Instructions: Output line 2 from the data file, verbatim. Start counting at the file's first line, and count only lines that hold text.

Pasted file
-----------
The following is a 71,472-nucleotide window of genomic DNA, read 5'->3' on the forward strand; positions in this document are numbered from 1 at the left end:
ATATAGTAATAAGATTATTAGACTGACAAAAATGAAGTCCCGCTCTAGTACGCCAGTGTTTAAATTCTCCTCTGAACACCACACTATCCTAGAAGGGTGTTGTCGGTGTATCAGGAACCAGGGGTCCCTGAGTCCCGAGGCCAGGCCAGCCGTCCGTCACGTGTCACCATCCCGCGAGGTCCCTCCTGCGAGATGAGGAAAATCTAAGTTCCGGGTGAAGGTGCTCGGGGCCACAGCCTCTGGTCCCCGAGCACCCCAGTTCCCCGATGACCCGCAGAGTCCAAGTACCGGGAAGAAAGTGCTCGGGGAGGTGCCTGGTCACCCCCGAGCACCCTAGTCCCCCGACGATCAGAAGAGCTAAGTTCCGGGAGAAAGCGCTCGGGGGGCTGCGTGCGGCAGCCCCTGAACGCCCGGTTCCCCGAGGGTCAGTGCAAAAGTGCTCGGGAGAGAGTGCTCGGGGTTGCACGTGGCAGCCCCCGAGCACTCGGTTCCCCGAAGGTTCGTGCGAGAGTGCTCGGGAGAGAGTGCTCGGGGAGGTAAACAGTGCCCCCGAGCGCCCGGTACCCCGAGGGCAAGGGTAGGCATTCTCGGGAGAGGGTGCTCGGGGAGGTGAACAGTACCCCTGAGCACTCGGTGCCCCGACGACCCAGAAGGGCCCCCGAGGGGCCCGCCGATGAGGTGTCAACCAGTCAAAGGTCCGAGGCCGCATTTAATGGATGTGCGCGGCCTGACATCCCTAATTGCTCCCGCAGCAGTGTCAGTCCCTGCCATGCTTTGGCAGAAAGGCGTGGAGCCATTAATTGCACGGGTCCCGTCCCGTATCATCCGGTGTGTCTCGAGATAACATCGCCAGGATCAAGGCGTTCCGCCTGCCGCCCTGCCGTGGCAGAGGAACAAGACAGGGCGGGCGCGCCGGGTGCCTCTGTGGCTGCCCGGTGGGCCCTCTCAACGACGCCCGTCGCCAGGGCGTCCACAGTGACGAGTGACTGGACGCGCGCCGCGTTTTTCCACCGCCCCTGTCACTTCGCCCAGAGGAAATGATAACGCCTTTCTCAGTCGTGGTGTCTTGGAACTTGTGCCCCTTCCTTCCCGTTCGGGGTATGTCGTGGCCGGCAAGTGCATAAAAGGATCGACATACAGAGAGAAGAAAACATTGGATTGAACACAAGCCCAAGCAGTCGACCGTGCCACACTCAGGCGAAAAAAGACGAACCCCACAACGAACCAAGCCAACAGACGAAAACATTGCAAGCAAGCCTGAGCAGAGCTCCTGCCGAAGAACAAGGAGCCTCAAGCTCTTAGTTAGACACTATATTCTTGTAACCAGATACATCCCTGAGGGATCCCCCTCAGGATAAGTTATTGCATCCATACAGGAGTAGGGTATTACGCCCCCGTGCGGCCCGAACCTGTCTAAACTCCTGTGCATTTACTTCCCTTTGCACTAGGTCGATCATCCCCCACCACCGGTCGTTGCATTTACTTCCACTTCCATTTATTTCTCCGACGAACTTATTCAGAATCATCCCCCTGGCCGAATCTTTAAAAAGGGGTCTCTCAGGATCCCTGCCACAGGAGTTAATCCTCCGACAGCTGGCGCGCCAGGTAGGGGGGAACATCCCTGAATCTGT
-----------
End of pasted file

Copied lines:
ATATAGTAATAAGATTATTAGACTGACAAAAATGAAGTCCCGCTCTAGTACGCCAGTGTTTAAATTCTCCTCTGAACACCACACTATCCTAGAAGGGTGTTGTCGGTGTATCAGGAACCAGGGGTCCCTGAGTCCCGAGGCCAGGCCAGCCGTCCGTCACGTGTCACCATCCCGCGAGGTCCCTCCTGCGAGATGAGGAAAATCTAAGTTCCGGGTGAAGGTGCTCGGGGCCACAGCCTCTGGTCCCCGAGCACCCCAGTTCCCCGATGACCCGCAGAGTCCAAGTACCGGGAAGAAAGTGCTCGGGGAGGTGCCTGGTCACCCCCGAGCACCCTAGTCCCCCGACGATCAGAAGAGCTAAGTTCCGGGAGAAAGCGCTCGGGGGGCTGCGTGCGGCAGCCCCTGAACGCCCGGTTCCCCGAGGGTCAGTGCAAAAGTGCTCGGGAGAGAGTGCTCGGGGTTGCACGTGGCAGCCCCCGAGCACTCGGTTCCCCGAAGGTTCGTGCGAGAGTGCTCGGGAGAGAGTGCTCGGGGAGGTAAACAGTGCCCCCGAGCGCCCGGTACCCCGAGGGCAAGGGTAGGCATTCTCGGGAGAGGGTGCTCGGGGAGGTGAACAGTACCCCTGAGCACTCGGTGCCCCGACGACCCAGAAGGGCCCCCGAGGGGCCCGCCGATGAGGTGTCAACCAGTCAAAGGTCCGAGGCCGCATTTAATGGATGTGCGCGGCCTGACATCCCTAATTGCTCCCGCAGCAGTGTCAGTCCCTGCCATGCTTTGGCAGAAAGGCGTGGAGCCATTAATTGCACGGGTCCCGTCCCGTATCATCCGGTGTGTCTCGAGATAACATCGCCAGGATCAAGGCGTTCCGCCTGCCGCCCTGCCGTGGCAGAGGAACAAGACAGGGCGGGCGCGCCGGGTGCCTCTGTGGCTGCCCGGTGGGCCCTCTCAACGACGCCCGTCGCCAGGGCGTCCACAGTGACGAGTGACTGGACGCGCGCCGCGTTTTTCCACCGCCCCTGTCACTTCGCCCAGAGGAAATGATAACGCCTTTCTCAGTCGTGGTGTCTTGGAACTTGTGCCCCTTCCTTCCCGTTCGGGGTATGTCGTGGCCGGCAAGTGCATAAAAGGATCGACATACAGAGAGAAGAAAACATTGGATTGAACACAAGCCCAAGCAGTCGACCGTGCCACACTCAGGCGAAAAAAGACGAACCCCACAACGAACCAAGCCAACAGACGAAAACATTGCAAGCAAGCCTGAGCAGAGCTCCTGCCGAAGAACAAGGAGCCTCAAGCTCTTAGTTAGACACTATATTCTTGTAACCAGATACATCCCTGAGGGATCCCCCTCAGGATAAGTTATTGCATCCATACAGGAGTAGGGTATTACGCCCCCGTGCGGCCCGAACCTGTCTAAACTCCTGTGCATTTACTTCCCTTTGCACTAGGTCGATCATCCCCCACCACCGGTCGTTGCATTTACTTCCACTTCCATTTATTTCTCCGACGAACTTATTCAGAATCATCCCCCTGGCCGAATCTTTAAAAAGGGGTCTCTCAGGATCCCTGCCACAGGAGTTAATCCTCCGACAGCTGGCGCGCCAGGTAGGGGGGAACATCCCTGAATCTGT